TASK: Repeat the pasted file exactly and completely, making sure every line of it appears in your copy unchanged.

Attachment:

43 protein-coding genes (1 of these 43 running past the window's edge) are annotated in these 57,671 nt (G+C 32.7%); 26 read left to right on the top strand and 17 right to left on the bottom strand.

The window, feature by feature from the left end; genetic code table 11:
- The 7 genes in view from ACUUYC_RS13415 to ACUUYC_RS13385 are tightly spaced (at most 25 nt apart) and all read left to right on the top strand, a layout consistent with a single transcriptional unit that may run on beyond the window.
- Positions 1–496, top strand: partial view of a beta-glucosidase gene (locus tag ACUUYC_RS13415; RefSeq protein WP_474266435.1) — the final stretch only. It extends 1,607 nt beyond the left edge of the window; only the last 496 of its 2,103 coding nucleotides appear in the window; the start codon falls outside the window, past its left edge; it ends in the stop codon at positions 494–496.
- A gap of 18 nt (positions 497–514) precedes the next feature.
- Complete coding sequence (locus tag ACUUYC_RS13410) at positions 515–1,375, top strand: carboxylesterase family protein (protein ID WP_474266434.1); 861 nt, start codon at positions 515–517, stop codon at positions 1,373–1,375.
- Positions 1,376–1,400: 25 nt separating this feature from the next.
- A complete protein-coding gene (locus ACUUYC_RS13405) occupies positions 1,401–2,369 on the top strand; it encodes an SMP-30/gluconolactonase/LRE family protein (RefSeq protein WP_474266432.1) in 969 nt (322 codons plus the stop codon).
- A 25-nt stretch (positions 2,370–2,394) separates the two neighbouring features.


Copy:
43 protein-coding genes (1 of these 43 running past the window's edge) are annotated in these 57,671 nt (G+C 32.7%); 26 read left to right on the top strand and 17 right to left on the bottom strand.

The window, feature by feature from the left end; genetic code table 11:
- The 7 genes in view from ACUUYC_RS13415 to ACUUYC_RS13385 are tightly spaced (at most 25 nt apart) and all read left to right on the top strand, a layout consistent with a single transcriptional unit that may run on beyond the window.
- Positions 1–496, top strand: partial view of a beta-glucosidase gene (locus tag ACUUYC_RS13415; RefSeq protein WP_474266435.1) — the final stretch only. It extends 1,607 nt beyond the left edge of the window; only the last 496 of its 2,103 coding nucleotides appear in the window; the start codon falls outside the window, past its left edge; it ends in the stop codon at positions 494–496.
- A gap of 18 nt (positions 497–514) precedes the next feature.
- Complete coding sequence (locus tag ACUUYC_RS13410) at positions 515–1,375, top strand: carboxylesterase family protein (protein ID WP_474266434.1); 861 nt, start codon at positions 515–517, stop codon at positions 1,373–1,375.
- Positions 1,376–1,400: 25 nt separating this feature from the next.
- A complete protein-coding gene (locus ACUUYC_RS13405) occupies positions 1,401–2,369 on the top strand; it encodes an SMP-30/gluconolactonase/LRE family protein (RefSeq protein WP_474266432.1) in 969 nt (322 codons plus the stop codon).
- A 25-nt stretch (positions 2,370–2,394) separates the two neighbouring features.